Research has also shown that family resilience is not absolute: in relation to some challenges, a family can show high resilience, while another challenge can turn into a family disaster. Coping with some challenges becomes an opportunity for the family to grow, while coping with others becomes hard and fruitless work. In this regard, it is especially important to study what life difficulties families regard as challenges, since the world is rapidly changing under conditions of transition and, accordingly, the subjective picture of life difficulties as challenges to family resilience is changing in the minds of family members.

So, what resources of resilience do Russian families have, depending on the specifics of the life circumstances that become challenges for them? This problem is especially important in the context of providing psychological assistance to families, since the content of the challenges for which families seek help can be a heuristic for exploring their resilience resources and further work on their development.

Objective. This study aimed to analyze components of the resilience of Russian families as responses to life circumstances that become challenges for them.

Our research goals were:

  1. to identify events and difficult life situations that representatives of Russian families see as challenges;

  2. to assess the level and intensity of the family’s resilience components; and

  3. to analyze the correlation between the challenges faced by Russian families and the components of family resilience mobilized as responses to these challenges.

Our hypotheses were that family members united by similar adverse events that have become challenges for them will evaluate the intensity of experienced events and changes in family relationships differently than those experiencing different types of adverse events, as well as utilize different components of family resilience.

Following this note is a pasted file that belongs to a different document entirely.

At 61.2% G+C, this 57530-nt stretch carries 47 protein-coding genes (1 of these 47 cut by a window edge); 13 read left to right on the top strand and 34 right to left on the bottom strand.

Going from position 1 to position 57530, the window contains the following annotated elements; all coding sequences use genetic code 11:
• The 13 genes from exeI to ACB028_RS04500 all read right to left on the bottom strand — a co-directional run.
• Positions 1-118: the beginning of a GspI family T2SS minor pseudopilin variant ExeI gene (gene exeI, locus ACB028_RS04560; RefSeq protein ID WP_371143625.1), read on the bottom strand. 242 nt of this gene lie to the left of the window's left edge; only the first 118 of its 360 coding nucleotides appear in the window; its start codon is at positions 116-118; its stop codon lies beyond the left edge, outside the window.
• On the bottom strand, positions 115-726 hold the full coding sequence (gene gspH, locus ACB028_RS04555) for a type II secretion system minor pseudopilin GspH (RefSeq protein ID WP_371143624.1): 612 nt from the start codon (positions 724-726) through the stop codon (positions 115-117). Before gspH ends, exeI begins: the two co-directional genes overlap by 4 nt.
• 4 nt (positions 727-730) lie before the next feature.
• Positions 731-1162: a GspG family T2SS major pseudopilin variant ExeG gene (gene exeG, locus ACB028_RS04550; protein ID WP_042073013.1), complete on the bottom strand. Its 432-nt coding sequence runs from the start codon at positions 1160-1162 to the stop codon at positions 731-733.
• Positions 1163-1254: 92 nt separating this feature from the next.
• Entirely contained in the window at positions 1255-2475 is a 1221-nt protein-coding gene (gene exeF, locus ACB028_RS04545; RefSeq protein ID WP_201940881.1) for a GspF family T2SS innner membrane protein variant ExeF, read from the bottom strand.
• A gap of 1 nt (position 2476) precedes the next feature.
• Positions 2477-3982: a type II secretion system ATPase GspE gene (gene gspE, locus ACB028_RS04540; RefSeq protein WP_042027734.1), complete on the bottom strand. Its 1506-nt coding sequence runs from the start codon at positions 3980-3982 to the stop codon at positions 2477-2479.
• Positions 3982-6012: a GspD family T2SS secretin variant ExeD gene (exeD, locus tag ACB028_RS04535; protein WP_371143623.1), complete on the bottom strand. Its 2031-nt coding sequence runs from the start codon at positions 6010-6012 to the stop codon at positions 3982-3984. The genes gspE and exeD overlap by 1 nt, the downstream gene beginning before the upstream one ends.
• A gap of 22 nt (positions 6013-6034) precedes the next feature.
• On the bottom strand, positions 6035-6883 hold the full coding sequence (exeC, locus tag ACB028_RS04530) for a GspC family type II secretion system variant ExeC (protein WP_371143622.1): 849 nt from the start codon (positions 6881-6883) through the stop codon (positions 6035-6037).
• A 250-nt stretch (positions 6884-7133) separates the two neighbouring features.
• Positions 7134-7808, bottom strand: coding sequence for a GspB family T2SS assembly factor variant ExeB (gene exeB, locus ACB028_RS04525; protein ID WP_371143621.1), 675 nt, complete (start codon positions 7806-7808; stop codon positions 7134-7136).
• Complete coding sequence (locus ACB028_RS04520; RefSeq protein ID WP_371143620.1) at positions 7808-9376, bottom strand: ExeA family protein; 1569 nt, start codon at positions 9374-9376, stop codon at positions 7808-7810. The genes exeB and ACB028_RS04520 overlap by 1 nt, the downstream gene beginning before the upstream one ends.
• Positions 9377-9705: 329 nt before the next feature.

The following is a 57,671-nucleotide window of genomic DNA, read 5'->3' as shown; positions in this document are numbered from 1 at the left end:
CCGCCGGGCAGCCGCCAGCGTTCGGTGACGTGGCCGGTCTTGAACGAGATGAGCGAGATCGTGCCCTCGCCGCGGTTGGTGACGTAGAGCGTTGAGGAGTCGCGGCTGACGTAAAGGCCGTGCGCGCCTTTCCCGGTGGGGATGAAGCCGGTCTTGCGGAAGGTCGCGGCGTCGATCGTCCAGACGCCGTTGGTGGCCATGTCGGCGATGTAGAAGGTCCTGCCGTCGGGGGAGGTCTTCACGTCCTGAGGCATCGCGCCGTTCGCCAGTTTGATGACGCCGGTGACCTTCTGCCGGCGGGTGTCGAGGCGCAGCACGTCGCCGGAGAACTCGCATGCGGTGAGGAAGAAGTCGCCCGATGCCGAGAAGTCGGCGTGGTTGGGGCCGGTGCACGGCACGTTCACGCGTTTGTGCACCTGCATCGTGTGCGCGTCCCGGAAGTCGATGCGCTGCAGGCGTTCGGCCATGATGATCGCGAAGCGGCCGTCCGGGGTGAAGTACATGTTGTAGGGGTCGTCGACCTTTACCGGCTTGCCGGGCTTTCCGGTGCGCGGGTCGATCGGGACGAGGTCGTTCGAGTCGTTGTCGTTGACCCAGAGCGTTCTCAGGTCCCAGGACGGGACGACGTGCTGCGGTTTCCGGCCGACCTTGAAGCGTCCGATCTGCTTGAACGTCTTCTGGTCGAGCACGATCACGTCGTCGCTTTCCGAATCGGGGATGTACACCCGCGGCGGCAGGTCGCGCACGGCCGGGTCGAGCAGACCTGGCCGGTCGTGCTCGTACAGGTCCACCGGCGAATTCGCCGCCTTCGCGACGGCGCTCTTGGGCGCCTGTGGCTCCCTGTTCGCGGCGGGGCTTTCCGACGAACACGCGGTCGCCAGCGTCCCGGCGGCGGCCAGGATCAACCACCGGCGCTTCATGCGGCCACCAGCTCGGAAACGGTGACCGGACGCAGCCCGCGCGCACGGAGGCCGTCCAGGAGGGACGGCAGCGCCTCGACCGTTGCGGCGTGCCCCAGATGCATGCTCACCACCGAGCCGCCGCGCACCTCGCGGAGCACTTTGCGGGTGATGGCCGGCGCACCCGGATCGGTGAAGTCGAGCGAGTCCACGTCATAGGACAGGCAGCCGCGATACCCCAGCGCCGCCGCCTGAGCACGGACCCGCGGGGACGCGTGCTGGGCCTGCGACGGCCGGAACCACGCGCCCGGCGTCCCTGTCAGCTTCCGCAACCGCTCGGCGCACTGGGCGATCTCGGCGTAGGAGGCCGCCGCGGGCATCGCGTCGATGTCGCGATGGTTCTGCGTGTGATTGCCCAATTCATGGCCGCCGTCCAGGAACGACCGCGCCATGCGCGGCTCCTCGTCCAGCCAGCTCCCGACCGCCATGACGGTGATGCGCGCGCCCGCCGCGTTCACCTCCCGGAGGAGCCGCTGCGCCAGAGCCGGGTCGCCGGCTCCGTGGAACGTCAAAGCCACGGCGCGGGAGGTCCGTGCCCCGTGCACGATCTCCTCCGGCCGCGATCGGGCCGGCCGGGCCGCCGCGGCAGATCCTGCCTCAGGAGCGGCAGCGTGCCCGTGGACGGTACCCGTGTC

Anyone could take part in this study, and from the start, potential respondents were informed about our goals and objectives. The study was conducted from March 20 to May 7, 2022. Respondents took the online survey on Yandex-forms; the relevant link was distributed through public pages and private messages in social networks. The study recruited 274 Russian people, including 234 women and 40 men (14.6%) ranging in age from 17 to 65 (cf. 34.1+12.5).

The sample was not balanced by gender, which is due to the greater willingness of women to participate in such surveys. In answering the questions, the respondents characterized their families as microsocial systems. Biographical information about the respondents is presented in Table 1.

Table 1

Biographical data of the study participants


Secondary (high school)

Secondary specialized


55 (20.1%)

46 (16.8%)

173 (63.1%)




Both working and studying